But then, I also think that the [Un]RegDLL primitives should OPTIONALLY invoke SHChangeNotify (to update the Shell's view of "associations" and filetypes) and CoFreeUnusedLibraries (at times important if you need to do something like, say, deleting your COM DLL during an uninstall), as these are essential for full support of [un]installation of ActiveX/Shell extensions/COM objects etc., and not everyone sees it that way. :)
If anyone is interested, I will publish my function for obtaining "$APPDATA", but remember that its use will also bring in the System plugin - for now.
6th March 2003, 09:59
NSIS wants to be the InstallShield concurrent, or at least a good, free installer, capable of virtually anything, right?
I like the $APPDATA suggestion and it is one step further to InstallShield.
6th March 2003, 11:06
I've updated a feature request (http://sourceforge.net/tracker/index.php?func=detail&aid=697838&group_id=22049&atid=373088) at the nsis project page. That feature request related to this kind of subject matter so I figured I'd link to this thread in it. That way when whoever gets around to looking at that feature request this information won't be forgotten.
12th October 2003, 04:45
What ever happened with this one? I am urgently needing to update an INI file located under the current user's Application Data folder.
12th October 2003, 04:50
OK, realized that I was looking at the wrong hive in RegEdt32.... I see that the current folder is stored in HKCU. We'll keep our fingers crossed.
27th December 2003, 22:18
NSIS 2 RC1 has a constant for Application Data: $APPDATA.
28th December 2003, 02:46
Originally posted by Joost Verburg
NSIS 2 RC1 has a constant for Application Data: $APPDATA.
29th December 2003, 19:13
fun fact: you are not supposed to use the shell folders key
The long and sad story of the Shell Folders key (http://blogs.gotdotnet.com/raymondc/commentview.aspx/ebeb8e28-3ecb-4ca9-b0b0-2bf1bdc57c3a)
Once upon a time, in what seems like a galaxy far far away (a Windows 95 beta release known as "M3"), we documented a registry key called "Shell Folders" that programs could read to obtain the locations of various special folders like the Fonts folder or the My Documents folder.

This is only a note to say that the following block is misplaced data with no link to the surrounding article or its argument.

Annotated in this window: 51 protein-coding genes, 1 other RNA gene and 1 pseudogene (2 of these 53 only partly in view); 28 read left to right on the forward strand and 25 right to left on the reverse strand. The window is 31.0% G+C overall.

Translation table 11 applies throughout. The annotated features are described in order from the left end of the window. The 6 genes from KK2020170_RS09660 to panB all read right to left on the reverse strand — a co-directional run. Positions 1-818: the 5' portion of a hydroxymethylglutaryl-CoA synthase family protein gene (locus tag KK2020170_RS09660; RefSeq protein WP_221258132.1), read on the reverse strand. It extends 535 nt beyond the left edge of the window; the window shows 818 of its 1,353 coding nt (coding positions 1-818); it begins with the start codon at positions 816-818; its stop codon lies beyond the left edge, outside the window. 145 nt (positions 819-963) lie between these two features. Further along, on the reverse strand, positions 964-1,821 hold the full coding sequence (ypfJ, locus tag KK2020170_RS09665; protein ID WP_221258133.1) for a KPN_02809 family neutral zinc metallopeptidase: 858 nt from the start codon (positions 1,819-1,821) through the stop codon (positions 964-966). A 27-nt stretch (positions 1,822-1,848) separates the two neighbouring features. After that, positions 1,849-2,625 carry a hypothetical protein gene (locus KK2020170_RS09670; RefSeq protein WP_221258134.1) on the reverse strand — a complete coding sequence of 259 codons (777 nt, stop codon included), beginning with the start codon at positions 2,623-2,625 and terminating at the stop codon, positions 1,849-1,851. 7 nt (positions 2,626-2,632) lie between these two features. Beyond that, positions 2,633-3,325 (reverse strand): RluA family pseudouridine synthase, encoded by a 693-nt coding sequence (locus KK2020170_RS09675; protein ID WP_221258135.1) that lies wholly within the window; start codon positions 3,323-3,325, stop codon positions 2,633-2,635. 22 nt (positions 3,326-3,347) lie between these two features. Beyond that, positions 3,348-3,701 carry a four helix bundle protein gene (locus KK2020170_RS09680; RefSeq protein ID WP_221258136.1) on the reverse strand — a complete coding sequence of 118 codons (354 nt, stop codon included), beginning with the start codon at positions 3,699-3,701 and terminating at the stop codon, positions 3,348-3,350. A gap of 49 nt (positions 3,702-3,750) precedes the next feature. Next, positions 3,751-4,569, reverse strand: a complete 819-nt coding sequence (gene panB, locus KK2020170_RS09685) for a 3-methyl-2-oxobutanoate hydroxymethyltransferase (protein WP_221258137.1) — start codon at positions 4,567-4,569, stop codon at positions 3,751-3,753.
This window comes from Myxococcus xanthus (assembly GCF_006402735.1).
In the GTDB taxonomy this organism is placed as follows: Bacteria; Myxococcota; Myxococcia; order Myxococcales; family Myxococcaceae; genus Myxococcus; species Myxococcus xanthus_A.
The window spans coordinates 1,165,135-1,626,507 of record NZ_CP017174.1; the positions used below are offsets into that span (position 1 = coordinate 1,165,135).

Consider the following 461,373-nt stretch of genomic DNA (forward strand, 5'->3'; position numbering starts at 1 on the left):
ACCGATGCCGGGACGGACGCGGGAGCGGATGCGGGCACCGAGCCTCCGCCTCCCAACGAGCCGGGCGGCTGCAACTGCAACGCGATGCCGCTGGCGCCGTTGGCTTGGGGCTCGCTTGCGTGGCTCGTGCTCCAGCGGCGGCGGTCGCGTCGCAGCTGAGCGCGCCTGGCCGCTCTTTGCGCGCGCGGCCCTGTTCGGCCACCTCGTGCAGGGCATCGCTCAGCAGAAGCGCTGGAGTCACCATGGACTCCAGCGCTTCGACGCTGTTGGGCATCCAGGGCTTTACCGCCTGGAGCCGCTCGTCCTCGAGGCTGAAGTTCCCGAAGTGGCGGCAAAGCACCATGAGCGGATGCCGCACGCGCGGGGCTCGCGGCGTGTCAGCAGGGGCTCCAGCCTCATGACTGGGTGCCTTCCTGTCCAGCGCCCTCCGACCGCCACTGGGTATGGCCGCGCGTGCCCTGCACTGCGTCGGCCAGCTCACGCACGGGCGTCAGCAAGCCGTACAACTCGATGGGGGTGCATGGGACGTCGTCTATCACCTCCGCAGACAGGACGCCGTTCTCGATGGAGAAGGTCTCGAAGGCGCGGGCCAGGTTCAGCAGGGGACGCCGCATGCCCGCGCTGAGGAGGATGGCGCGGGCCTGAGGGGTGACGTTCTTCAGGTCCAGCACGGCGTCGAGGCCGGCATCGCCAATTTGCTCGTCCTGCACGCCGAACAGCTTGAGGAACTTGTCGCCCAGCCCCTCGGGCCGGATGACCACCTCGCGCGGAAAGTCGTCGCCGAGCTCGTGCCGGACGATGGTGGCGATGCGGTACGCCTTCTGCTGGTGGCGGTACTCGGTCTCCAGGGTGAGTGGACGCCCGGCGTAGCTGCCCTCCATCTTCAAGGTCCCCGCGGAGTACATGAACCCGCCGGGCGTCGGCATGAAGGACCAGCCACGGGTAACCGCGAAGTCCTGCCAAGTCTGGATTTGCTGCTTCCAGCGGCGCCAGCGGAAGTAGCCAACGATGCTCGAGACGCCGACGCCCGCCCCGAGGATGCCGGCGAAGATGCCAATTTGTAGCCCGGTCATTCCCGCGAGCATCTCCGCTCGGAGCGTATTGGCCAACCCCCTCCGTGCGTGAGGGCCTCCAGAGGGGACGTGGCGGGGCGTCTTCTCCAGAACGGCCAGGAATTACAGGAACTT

The developers who received Windows 95 M3 Beta followed the documentation and used that key.
In the meantime, Windows 95 work continued, and we realized that a registry key was the wrong place to store this information. In part, because a lot of things (like the Control Panel) aren't disk directories so they wouldn't be expressible there. And in another part, because we had forgotten to take into account a feature of Windows NT called roaming user profiles, where your user profile can move around from place to place, so a hard-coded path in the registry is no good.
29th February 2004, 20:07
"fun fact: you are not supposed to use the shell folders key"
Indeed. And after I had gone to some lengths in this thread to explain why this was a bad idea and what to do instead.
I have been away from NSIS for a while, and can still hope that the APPDATA implementation doesn't match the documentation that is currently published. I will go look...
<a short time passes>
Cool. The docs are incorrect (or at least I find them misleading), and the current code in an NSIS-generated installer does not (in general) rely on the registry for most of the "interesting" new variables - like APPDATA. :)
Or at least this would seem to be the case from a quick perusal of "GetNSISString" in "exehead\util.c".
Thanks, Kichik and Joost and whoever else helped on this one!
Now I am off to see why the latest iteration of NSIS (as with most of its "interesting" releases) no longer likes my installer script. :)